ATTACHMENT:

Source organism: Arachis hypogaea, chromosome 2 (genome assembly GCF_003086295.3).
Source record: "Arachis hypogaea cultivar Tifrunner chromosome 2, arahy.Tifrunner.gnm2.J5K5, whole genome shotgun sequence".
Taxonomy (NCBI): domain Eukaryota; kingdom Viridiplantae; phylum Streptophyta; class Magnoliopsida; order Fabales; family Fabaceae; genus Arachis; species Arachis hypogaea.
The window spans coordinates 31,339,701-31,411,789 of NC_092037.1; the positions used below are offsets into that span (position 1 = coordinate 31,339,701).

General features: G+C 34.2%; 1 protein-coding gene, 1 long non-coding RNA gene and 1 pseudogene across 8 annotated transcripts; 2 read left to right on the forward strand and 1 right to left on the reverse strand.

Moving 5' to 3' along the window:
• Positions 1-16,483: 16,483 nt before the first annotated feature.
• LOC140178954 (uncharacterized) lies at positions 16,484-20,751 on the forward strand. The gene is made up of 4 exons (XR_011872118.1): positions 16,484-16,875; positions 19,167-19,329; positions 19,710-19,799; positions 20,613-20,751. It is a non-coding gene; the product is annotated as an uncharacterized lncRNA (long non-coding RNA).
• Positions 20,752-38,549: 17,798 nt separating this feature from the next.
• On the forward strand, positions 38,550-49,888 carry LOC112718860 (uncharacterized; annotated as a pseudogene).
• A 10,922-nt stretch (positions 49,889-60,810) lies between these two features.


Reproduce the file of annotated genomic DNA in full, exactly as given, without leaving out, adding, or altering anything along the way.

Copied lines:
Source organism: Arachis hypogaea, chromosome 2 (genome assembly GCF_003086295.3).
Source record: "Arachis hypogaea cultivar Tifrunner chromosome 2, arahy.Tifrunner.gnm2.J5K5, whole genome shotgun sequence".
Taxonomy (NCBI): domain Eukaryota; kingdom Viridiplantae; phylum Streptophyta; class Magnoliopsida; order Fabales; family Fabaceae; genus Arachis; species Arachis hypogaea.
The window spans coordinates 31,339,701-31,411,789 of NC_092037.1; the positions used below are offsets into that span (position 1 = coordinate 31,339,701).

General features: G+C 34.2%; 1 protein-coding gene, 1 long non-coding RNA gene and 1 pseudogene across 8 annotated transcripts; 2 read left to right on the forward strand and 1 right to left on the reverse strand.

Moving 5' to 3' along the window:
• Positions 1-16,483: 16,483 nt before the first annotated feature.
• LOC140178954 (uncharacterized) lies at positions 16,484-20,751 on the forward strand. The gene is made up of 4 exons (XR_011872118.1): positions 16,484-16,875; positions 19,167-19,329; positions 19,710-19,799; positions 20,613-20,751. It is a non-coding gene; the product is annotated as an uncharacterized lncRNA (long non-coding RNA).
• Positions 20,752-38,549: 17,798 nt separating this feature from the next.
• On the forward strand, positions 38,550-49,888 carry LOC112718860 (uncharacterized; annotated as a pseudogene).
• A 10,922-nt stretch (positions 49,889-60,810) lies between these two features.